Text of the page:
Rural Observations

Just over a year and a half has passed since Jodi and I purchased our little slice of heaven/hell and some time since I last posted to this blog. A big reason for not writing sooner has been the work, work, work of our first growing season. A somewhat smaller reason is the confessional nature of a farm blogger who doesn’t quite know what he’s writing about yet and so* defaults to personal introspection and self- aggrandizing. Moi.

Writing is an absolutely FANTASTIC exercise of meditation and self-discovery, and I’ve been aching to continue for a long, long time, but fluff and glitz is not only irrelevant to someone looking to buy delicious, farm-fresh carrots (available at our various market stands), it’s also pretty unprofessional. See there? Already an entire opening of attentive reflection on the most important subject in the universe: me. Blast! Moving on.

Not quite. Now that we’ve got a season behind us, I’ll offer up the last observations of a city boy, crash-landing into rural life, before transitioning into a seamless belly-flop of farm stuff. On second thought, here’s an unfiltered mash up:

I fall a lot. Sometimes on ice. Sometimes in mud. The wind has knocked me over. Sometimes I get tangled in tall grass or slide on gravel. Sometimes a dog runs through my legs and I lose balance. I’ve tripped on my own feet; I’ve tripped over chickens, stumbled over hoop wires, and have been clotheslined by tree branches.

Country folk are stunningly self-sufficient. Many rural Canadians grow their own food, fix their own cars, and build their own houses. Coming out here has made me realize how helpless urban living truly makes the human animal, which lends itself to dependency on an expert someone else.

Plants smell like their fruit. What a joy it’s been to smell the rich fragrance of a watermelon or cucumber or tomato, not from the fruit but from the green plant itself. Love it.

Corn is a grass. And looks exactly like what you have growing in your front yard, except about 50 times the size.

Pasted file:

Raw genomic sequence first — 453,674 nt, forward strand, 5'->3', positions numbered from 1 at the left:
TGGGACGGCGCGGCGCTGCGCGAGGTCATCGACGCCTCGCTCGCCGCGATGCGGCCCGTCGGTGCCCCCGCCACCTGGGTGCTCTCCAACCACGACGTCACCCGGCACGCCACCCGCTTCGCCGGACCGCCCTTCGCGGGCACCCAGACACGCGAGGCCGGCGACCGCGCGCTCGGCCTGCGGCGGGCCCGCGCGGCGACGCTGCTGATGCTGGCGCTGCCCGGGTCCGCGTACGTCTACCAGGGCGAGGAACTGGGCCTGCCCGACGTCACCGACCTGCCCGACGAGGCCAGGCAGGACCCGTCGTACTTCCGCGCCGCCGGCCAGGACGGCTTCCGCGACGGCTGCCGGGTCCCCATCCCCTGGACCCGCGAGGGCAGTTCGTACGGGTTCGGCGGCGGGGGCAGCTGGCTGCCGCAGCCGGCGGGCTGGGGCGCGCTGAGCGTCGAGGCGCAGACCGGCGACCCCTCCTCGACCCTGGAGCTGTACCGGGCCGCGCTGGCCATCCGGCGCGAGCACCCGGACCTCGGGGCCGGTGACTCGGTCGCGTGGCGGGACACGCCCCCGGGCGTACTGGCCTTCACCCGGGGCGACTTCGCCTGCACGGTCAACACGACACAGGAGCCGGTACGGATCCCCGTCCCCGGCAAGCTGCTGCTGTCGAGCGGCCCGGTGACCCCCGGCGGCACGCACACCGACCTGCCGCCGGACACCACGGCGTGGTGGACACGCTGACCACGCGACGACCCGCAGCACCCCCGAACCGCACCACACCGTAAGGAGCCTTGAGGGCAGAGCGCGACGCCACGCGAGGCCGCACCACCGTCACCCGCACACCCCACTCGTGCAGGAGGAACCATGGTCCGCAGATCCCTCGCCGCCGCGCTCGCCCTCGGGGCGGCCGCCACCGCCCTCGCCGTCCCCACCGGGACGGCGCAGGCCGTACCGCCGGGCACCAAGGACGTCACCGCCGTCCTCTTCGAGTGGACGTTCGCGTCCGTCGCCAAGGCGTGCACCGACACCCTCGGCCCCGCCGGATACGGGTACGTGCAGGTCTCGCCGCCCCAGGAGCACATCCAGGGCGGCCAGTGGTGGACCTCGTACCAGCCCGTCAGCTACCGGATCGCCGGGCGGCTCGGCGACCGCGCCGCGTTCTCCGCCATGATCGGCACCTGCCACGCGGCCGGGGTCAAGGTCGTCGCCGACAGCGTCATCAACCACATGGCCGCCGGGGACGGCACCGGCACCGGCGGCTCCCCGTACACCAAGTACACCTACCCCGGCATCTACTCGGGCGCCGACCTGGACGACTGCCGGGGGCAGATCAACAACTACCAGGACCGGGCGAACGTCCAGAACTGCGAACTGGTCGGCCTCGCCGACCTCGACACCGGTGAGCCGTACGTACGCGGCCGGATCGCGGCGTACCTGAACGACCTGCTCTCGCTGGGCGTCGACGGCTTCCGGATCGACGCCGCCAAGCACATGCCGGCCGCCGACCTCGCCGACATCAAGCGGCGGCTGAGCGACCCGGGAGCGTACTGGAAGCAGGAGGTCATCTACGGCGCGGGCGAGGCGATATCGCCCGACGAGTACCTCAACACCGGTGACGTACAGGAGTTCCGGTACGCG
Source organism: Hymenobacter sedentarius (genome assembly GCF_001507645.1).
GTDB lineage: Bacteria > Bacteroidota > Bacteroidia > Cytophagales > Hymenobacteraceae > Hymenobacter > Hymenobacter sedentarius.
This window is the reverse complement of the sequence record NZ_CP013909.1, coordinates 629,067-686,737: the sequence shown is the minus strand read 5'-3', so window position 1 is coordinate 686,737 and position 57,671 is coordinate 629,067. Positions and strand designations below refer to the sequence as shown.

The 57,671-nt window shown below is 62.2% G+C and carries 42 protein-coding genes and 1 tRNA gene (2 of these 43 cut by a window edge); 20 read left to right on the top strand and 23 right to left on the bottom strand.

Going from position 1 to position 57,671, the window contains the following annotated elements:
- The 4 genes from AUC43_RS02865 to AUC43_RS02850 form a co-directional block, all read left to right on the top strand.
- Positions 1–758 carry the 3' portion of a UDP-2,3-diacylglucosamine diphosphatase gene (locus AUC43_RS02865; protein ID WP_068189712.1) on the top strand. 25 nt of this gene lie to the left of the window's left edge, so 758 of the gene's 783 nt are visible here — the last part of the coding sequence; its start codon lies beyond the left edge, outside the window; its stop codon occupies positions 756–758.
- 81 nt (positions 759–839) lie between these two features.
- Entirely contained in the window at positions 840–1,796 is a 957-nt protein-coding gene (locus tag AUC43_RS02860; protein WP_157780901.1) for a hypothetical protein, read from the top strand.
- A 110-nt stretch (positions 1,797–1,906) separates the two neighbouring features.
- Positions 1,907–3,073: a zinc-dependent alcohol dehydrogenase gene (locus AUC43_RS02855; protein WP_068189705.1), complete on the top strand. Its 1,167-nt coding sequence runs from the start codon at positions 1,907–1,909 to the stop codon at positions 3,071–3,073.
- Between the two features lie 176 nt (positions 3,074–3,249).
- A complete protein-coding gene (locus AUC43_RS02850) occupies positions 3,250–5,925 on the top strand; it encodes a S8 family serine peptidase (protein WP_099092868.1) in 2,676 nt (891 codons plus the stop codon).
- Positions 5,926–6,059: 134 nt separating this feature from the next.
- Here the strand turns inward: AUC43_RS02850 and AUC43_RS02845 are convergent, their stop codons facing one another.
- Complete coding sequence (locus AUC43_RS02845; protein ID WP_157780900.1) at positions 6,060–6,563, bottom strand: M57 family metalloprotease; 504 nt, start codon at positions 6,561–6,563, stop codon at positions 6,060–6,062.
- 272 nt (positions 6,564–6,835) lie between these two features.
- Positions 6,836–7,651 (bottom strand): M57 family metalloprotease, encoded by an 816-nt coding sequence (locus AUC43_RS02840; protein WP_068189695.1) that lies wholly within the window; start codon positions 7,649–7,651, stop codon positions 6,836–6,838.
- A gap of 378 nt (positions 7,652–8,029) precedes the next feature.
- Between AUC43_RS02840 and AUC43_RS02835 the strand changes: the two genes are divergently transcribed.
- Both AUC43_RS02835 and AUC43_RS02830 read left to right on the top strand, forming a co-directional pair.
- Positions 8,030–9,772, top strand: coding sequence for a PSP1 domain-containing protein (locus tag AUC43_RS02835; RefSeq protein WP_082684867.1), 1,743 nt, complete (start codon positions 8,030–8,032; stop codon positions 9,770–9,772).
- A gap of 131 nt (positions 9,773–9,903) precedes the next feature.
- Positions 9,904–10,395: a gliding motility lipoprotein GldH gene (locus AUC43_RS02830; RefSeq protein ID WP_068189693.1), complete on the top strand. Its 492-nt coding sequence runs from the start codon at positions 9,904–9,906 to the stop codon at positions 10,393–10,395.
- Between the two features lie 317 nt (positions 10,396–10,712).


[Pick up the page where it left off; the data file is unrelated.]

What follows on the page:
Seed families look the same. Brassicas like broccoli, cabbage, and kale have seeds that look identical, as do seeds in the onion, nightshade (tomatoes/peppers), etc. families. Lettuce seed looks exactly like its wild cousin, the dandelion, and flowers are a whole other world of likenesses.

Strength. My hands are nearing Kryptonian levels of grip and I can pop up from a squat that had my precious butt sweeping the ground like J-Lo at the Superbowl.

No more hobbies. No time. *sob* The chaos of farming is a world of discovery on its own so at least there’s that.

Weeds and pests suck. I finally get the expression to be “in the weeds.” EVERYTHING wants to grow and eat and if you don’t pluck or squish, get ready to be disappointed. While I disagree with spraying pesticides, herbicides, and synthetic fertilizers over things that you’re going to eat and on land with a fragile ecosystem, I finally get the appeal, too.

Kale lasts forever. It also doesn’t need water, mind weeds, pests, heat, or constant cuttings. You can also disparage it or tell it that you don’t love it, and it will always be there for you.

I love growing peppers. Their multitudes in size, shape, and color are a pleasure that I can’t quite articulate, but if you can, give ‘em a try.

I’ll never be without a garden again. ‘nuff said.

A ton of food can be produced for yourself. Really, if you have a backyard plant something in it. I think the food writer Michael Pollan wrote something to the effect of “lawns are nothing more than tyrannical agriculture.” It’s true. People waste tons of water and spend embarrassing amounts of money to keep their lawns green and trimmed, a holdout of the everyman’s desire for inclusion in palatial nobility. Unless you’re strolling about with a parasol and powdered wig, grow something. You will drown in what you produce and if you have friends doing the same, you can grow different things and trade. Do you know how easy it is to not just grow basil but to propagate it with cuttings? A moron could do it, and it’s so expensive at supermarkets. Save a looooot of money and do it yourself.

Abundance is overwhelming. We grew more than we could sell last year, which was a planning issue. I hope this season, to preserve more and process our excess into more sellable items that if we can’t unload, we’ll enjoy ourselves, give as gifts, or donate to food banks.

Splinters. Often. It seems I can’t wave hello, shake someone’s hand, or wash dishes without getting wood splinters all over my hands. It’s like constantly being smote by God. All I can do is throw my prickly hands up and accept that I’m a sinner.

We’re nothing without lettuce or carrots. As beginning farmers go, we really sucked. Luckily the easy stuff, and creative presentation, always made our little market stand appear like a smaller pile of shit than it actually was.

Wellness. I haven’t been sick in almost two years. True story.

That’s all I’ve got. I pledge to write more often and with content that enriches more than tickles . . . but I make no promises.

Carlos
King-Boss
Fair Share Market Garden
Glenvale, New Brunswick

*It takes a heroic writer to line three conjunctions, yet/and/so, in a row and make it work (in case you weren’t appreciating my literary acrobatics).

One Comment on “Rural Observations

  1. I’m vicariously through you two… that said, my soul depends upon your success for its survival. No pressure!

    Nice work btw! You’ve inspired me to grow something other than grass. Well, you and Budda, but you inspired me reading on him so…

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